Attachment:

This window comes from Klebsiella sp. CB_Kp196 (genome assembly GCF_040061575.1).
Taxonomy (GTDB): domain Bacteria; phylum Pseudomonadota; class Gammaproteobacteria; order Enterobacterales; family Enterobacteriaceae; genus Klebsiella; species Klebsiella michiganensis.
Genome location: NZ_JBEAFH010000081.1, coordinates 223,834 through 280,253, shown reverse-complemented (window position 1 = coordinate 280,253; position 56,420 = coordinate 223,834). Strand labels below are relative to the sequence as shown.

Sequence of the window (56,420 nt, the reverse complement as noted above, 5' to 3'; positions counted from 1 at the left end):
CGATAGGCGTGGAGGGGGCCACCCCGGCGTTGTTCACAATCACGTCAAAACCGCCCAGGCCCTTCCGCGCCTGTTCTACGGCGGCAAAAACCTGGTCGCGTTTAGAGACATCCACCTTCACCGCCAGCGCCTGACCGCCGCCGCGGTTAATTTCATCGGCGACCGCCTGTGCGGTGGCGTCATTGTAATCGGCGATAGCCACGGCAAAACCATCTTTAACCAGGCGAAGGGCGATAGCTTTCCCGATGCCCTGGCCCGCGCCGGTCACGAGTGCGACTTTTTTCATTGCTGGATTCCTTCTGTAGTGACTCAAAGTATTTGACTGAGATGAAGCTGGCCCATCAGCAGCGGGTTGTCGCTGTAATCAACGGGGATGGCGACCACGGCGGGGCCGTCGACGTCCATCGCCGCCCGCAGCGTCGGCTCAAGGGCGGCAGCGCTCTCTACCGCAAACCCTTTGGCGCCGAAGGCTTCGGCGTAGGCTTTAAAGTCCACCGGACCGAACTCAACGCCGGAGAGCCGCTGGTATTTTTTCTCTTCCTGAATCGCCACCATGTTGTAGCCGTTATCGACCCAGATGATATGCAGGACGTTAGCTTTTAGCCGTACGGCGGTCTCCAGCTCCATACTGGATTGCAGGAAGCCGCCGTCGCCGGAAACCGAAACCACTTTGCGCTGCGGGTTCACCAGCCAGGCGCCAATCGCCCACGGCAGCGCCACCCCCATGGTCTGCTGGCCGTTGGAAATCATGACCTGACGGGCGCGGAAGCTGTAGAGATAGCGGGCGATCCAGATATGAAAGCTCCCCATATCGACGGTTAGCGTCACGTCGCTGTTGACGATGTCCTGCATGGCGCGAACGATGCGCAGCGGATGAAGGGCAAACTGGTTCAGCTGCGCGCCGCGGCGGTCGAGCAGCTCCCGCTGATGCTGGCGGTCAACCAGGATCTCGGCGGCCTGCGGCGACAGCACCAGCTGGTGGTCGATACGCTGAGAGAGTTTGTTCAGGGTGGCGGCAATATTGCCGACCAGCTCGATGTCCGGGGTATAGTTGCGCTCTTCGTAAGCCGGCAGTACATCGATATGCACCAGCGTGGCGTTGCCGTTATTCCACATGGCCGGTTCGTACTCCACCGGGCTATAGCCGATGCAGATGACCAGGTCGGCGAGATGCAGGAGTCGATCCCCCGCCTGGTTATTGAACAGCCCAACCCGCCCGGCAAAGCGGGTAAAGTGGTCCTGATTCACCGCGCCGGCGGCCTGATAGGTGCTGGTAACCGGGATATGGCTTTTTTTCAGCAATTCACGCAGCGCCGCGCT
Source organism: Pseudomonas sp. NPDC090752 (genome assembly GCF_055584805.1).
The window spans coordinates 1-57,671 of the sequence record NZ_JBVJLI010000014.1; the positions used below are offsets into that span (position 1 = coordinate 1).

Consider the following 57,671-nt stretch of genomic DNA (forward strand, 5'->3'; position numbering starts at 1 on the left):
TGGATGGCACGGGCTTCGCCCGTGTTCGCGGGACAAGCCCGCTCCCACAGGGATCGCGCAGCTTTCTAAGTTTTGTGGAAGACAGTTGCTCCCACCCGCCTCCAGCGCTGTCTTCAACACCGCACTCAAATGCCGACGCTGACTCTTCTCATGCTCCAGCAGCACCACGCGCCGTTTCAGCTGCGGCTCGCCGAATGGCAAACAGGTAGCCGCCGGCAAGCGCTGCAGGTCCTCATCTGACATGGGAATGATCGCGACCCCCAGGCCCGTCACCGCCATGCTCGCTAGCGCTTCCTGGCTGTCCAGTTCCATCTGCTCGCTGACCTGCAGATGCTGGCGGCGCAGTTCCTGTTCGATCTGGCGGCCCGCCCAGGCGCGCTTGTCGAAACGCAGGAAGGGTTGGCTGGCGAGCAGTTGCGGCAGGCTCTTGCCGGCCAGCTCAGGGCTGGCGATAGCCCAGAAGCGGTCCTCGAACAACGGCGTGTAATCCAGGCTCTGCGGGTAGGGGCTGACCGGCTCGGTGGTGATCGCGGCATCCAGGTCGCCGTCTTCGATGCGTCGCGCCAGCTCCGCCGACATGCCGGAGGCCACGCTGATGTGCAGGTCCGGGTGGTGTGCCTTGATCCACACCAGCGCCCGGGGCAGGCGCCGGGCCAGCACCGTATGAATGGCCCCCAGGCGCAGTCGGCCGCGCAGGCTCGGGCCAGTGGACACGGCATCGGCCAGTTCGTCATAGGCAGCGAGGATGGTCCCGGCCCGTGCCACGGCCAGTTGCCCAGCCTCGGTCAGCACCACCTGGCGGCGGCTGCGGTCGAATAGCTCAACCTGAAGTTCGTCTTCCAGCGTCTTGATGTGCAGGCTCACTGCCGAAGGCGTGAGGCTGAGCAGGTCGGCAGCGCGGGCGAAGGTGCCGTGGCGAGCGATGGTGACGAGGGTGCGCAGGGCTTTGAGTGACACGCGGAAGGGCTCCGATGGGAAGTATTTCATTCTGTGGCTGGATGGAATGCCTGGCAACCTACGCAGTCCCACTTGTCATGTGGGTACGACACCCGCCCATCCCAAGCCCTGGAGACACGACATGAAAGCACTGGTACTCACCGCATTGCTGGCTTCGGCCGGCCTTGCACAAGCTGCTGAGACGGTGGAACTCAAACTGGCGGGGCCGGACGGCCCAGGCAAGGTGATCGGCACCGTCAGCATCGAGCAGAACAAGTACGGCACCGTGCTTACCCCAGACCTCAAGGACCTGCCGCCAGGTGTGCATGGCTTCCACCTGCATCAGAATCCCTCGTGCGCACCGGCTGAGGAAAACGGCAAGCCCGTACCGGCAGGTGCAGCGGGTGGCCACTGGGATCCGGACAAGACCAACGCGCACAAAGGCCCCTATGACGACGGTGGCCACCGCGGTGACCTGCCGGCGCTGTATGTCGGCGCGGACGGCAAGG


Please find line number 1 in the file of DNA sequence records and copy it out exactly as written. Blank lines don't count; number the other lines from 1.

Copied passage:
This window comes from Klebsiella sp. CB_Kp196 (genome assembly GCF_040061575.1).